Named the most likely cause of the collapse of the Phobos-Soil


The head of the Russian space agency said Tuesday that cosmic radiation is the most likely cause of the problems that led to the collapse of the Phobos-Ground in January. Probably substandard imported components were vulnerable to the effects of radiation.

Unmanned automatic interplanetary station Phobos-Grunt was supposed to arrive at the satellite of Mars, Phobos and bring back soil samples. But it got stuck in Earth orbit shortly after launch, which took place on November 9. The station fell to Earth on Jan. 15, in the coastal zone of Chile, though the wreckage was found.

Such an emergency situation hurt the prestige of the Russian Space and Popovkin initially suggested that there had been an international sabotage. But on Tuesday, he said on television that, as shown by the investigation, the most likely cause is a "strong local influence of cosmic radiation."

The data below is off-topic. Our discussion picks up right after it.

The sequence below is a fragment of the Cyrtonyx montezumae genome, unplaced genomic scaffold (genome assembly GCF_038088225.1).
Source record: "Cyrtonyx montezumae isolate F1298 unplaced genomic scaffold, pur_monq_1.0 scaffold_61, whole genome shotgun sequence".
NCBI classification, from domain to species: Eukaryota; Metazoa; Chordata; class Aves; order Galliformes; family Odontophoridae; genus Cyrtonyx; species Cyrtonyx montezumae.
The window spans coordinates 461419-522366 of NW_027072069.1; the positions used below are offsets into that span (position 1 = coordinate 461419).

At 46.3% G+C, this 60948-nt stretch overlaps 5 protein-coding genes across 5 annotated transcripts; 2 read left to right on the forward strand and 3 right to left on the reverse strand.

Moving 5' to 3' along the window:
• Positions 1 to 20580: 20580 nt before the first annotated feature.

Popovkin said that some microchips used on AMC, were imported and may not meet the requirements of quality of the radiation resistance. He did not specify the country of origin of these chips. Koptev leading an investigation into the crash, which once led the Federal Space Agency, said that 62 percent of microchips, which was equipped with a station that belonged to the industrial class, which does not meet the higher standards of space flight.

Popovkin said that the manufacturers of the station, Moscow NPO. Lavochkin, should have taken into account the possibility of radiation effects, and promised that those responsible will be punished for this negligence.

Popovkin later announced that a scheduled March 30 launch of three astronauts to the ISS is delayed, "probably before the end of April" because of problems with the device. Although further clarification is not forthcoming, the state news agency quoted the head of the Russian cosmonaut training program, which specified that the joints of the compartment were detected leaks. For Russia, this will be the second significant delay manned space launch this year.

Original: Physorg

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